"If the Church is for the Basques, then it is against us." Colonel Acoca's voice hardened. "I would like your permission to teach the bishop a lesson."

The prime minister was stopped by the look of fanaticism in the man's eyes. He became cautious. "Have you really had reports that the churches are aiding the rebels?"

"Of course, Your Excellency."

There was no way of determining if the man was telling the truth. The prime minister knew how much Acoca hated the Church. But it might be good to let the Church have a taste of the whip, providing Colonel Acoca did not go too far. Prime Minister Martinez stood there thoughtfully.

It was Acoca who broke the silence. "If the churches are sheltering terrorists, then the churches must be punished."

Reluctantly, the prime minister nodded. "Where will you start?"

"Jaime Miro and his men were seen in avila yesterday. They are probably hiding at the convent there."

The prime minister made up his mind. "Search it," he said.

That decision set off a chain of events that rocked all of Spain and shocked the world.



The silence was like a gentle snowfall, soft and hushed, as soothing as the whisper of a summer wind, as quiet as the passage of stars. The Cistercian Convent of the Strict Observance lay outside the walled town of avila, the highest city in Spain, 112 kilometers northwest of Madrid. The convent had been built for silence. The rules had been adopted in 1601 and remained unchanged through the centuries: liturgy, spiritual exercise, strict enclosure, penance, and silence. Always the silence.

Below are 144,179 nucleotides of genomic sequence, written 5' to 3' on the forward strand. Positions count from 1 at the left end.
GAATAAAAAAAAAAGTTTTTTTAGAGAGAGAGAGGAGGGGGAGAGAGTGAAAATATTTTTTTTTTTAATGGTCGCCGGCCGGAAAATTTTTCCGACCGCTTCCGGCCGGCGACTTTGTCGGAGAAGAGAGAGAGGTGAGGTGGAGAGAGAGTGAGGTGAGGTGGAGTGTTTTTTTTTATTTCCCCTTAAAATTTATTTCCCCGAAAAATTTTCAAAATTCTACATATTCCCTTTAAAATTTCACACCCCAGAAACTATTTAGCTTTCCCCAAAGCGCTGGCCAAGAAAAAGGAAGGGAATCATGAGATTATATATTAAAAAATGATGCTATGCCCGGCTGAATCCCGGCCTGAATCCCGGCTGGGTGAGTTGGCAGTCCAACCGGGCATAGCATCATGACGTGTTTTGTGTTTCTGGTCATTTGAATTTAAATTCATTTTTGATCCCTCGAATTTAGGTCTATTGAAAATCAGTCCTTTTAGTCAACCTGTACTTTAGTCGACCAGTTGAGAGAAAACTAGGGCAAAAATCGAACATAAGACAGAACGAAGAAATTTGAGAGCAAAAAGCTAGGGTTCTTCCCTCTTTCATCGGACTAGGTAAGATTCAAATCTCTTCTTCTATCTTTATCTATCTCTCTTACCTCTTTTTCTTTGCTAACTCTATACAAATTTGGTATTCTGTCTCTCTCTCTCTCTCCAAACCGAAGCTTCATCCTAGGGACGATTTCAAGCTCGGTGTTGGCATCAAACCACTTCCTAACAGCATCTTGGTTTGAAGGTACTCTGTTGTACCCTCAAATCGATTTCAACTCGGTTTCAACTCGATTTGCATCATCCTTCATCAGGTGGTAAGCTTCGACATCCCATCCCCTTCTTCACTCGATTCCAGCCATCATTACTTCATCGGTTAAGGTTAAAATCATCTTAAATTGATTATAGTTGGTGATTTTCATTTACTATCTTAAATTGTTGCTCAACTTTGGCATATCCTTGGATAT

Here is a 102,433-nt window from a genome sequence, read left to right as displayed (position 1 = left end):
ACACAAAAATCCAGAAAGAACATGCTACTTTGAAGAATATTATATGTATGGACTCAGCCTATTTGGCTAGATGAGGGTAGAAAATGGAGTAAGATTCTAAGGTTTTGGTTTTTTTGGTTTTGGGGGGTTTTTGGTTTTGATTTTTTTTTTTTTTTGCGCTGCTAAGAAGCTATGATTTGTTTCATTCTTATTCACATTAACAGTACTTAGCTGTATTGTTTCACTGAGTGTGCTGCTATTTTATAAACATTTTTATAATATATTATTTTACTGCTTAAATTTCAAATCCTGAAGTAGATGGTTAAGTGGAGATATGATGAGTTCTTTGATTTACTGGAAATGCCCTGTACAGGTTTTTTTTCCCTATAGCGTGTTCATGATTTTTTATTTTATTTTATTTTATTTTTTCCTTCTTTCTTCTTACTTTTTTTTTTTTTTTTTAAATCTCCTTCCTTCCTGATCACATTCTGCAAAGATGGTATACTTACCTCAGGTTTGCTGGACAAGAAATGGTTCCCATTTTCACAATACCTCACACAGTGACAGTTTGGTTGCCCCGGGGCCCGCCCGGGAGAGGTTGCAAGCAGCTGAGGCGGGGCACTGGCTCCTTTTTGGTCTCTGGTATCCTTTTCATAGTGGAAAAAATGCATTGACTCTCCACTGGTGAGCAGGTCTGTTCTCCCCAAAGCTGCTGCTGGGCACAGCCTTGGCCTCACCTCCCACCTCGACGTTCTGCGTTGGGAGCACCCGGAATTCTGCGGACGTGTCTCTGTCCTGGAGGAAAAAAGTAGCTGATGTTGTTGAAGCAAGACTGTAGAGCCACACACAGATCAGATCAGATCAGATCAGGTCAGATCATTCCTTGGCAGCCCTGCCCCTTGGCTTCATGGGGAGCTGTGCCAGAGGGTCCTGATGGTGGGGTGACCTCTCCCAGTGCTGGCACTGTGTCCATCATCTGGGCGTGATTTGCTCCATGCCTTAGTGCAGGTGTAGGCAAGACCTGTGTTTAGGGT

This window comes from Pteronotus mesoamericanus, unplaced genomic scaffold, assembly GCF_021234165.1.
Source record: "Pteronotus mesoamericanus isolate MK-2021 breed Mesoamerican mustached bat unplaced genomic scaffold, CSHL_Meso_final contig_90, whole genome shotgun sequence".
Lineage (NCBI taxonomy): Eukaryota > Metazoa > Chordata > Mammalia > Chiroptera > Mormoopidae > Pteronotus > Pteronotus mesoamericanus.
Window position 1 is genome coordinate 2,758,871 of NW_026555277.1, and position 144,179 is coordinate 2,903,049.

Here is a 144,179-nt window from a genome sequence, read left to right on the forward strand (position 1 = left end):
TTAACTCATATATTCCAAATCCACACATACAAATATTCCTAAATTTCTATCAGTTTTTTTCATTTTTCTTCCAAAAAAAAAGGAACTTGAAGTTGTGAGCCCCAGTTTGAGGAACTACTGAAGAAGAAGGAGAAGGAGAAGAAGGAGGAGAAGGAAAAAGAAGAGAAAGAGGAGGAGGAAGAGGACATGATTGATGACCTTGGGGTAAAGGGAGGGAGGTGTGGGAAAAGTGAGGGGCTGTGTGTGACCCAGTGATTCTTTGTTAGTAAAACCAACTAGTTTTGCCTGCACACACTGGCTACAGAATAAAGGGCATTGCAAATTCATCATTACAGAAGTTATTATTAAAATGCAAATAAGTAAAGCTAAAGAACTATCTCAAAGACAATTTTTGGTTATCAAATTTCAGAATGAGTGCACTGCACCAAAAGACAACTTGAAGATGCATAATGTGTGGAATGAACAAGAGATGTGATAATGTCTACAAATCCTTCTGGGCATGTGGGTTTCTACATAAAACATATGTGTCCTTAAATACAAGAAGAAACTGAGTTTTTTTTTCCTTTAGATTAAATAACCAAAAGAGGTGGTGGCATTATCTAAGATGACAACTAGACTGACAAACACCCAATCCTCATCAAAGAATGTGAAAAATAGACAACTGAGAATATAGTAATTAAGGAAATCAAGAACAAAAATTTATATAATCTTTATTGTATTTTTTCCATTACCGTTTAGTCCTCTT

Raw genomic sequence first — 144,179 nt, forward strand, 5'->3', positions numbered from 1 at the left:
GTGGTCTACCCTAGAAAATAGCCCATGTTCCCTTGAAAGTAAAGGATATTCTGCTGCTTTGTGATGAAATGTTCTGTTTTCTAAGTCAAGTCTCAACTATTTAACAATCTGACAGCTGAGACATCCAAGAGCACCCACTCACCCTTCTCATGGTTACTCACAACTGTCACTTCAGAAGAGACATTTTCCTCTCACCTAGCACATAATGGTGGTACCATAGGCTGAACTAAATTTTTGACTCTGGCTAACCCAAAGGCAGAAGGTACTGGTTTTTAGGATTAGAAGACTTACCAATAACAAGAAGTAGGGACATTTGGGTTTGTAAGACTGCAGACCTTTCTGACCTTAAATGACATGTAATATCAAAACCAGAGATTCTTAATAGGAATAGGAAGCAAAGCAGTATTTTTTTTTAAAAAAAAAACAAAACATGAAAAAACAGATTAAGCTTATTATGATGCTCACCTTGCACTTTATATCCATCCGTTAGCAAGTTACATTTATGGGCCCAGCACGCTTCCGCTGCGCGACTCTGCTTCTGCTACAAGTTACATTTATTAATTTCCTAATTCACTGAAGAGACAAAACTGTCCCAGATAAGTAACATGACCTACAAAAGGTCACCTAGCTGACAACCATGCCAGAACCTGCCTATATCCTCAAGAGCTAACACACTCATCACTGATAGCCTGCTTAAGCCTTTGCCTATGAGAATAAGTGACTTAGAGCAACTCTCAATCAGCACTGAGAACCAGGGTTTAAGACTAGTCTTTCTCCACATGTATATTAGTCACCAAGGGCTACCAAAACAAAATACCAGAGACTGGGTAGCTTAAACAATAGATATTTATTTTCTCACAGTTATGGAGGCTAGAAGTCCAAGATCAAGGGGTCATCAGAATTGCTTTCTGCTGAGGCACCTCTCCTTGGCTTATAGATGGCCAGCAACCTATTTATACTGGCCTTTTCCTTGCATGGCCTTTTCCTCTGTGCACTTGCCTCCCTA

The convent was a simple four-sided group of rough stone buildings around a cloister dominated by the church. Around the central court the open arches allowed the light to pour in on the broad flagstones of the floor where the nuns glided noiselessly by. There were forty nuns at the convent, praying in the church, and living in the cloister. The convent at avila was one of seven left in Spain, a survivor out of hundreds that had been destroyed by the Civil War in one of the periodic anti-Church movements that took place in Spain over the centuries.

The Cistercian Convent of the Strict Observance was devoted solely to a life of prayer. It was a place without seasons or time, and those who entered were forever removed from the outside world. The Cistercian life was contemplative and penitential; the divine office was recited daily and enclosure was complete and permanent.

All the sisters dressed identically, and their clothes, like everything else in the convent, were touched by the symbolism of centuries. The capuche - the cloak and hood - symbolized innocence and simplicity; the linen tunic, the renouncement of the works of the world, and mortification; the scapular - the small squares of woolen cloth worn over the shoulders - the willingness to labor. A wimple - a covering of linen laid in plaits over the head and around the chin, sides of the face, and neck - completed the uniform.